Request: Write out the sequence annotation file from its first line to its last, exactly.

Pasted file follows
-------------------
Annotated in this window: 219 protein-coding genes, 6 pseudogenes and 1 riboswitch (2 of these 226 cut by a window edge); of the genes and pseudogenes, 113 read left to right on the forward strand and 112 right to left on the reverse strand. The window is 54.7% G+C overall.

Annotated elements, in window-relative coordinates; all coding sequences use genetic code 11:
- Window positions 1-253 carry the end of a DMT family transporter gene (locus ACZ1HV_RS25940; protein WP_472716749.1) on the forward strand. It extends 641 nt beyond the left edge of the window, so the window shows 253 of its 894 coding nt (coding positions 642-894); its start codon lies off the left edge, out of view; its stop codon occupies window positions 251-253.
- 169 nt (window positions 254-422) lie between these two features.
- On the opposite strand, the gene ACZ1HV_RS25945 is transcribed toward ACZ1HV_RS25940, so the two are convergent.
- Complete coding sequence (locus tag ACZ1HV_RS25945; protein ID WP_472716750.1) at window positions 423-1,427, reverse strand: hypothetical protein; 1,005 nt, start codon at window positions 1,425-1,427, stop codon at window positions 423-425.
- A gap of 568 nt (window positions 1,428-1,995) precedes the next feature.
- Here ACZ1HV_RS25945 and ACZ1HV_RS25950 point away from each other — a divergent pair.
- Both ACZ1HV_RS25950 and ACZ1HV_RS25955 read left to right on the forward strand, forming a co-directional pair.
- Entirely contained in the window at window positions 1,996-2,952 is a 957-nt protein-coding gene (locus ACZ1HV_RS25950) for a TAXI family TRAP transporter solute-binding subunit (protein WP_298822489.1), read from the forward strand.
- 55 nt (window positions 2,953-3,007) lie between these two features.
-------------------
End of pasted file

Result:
Annotated in this window: 219 protein-coding genes, 6 pseudogenes and 1 riboswitch (2 of these 226 cut by a window edge); of the genes and pseudogenes, 113 read left to right on the forward strand and 112 right to left on the reverse strand. The window is 54.7% G+C overall.

Annotated elements, in window-relative coordinates; all coding sequences use genetic code 11:
- Window positions 1-253 carry the end of a DMT family transporter gene (locus ACZ1HV_RS25940; protein WP_472716749.1) on the forward strand. It extends 641 nt beyond the left edge of the window, so the window shows 253 of its 894 coding nt (coding positions 642-894); its start codon lies off the left edge, out of view; its stop codon occupies window positions 251-253.
- 169 nt (window positions 254-422) lie between these two features.
- On the opposite strand, the gene ACZ1HV_RS25945 is transcribed toward ACZ1HV_RS25940, so the two are convergent.
- Complete coding sequence (locus tag ACZ1HV_RS25945; protein ID WP_472716750.1) at window positions 423-1,427, reverse strand: hypothetical protein; 1,005 nt, start codon at window positions 1,425-1,427, stop codon at window positions 423-425.
- A gap of 568 nt (window positions 1,428-1,995) precedes the next feature.
- Here ACZ1HV_RS25945 and ACZ1HV_RS25950 point away from each other — a divergent pair.
- Both ACZ1HV_RS25950 and ACZ1HV_RS25955 read left to right on the forward strand, forming a co-directional pair.
- Entirely contained in the window at window positions 1,996-2,952 is a 957-nt protein-coding gene (locus ACZ1HV_RS25950) for a TAXI family TRAP transporter solute-binding subunit (protein WP_298822489.1), read from the forward strand.
- 55 nt (window positions 2,953-3,007) lie between these two features.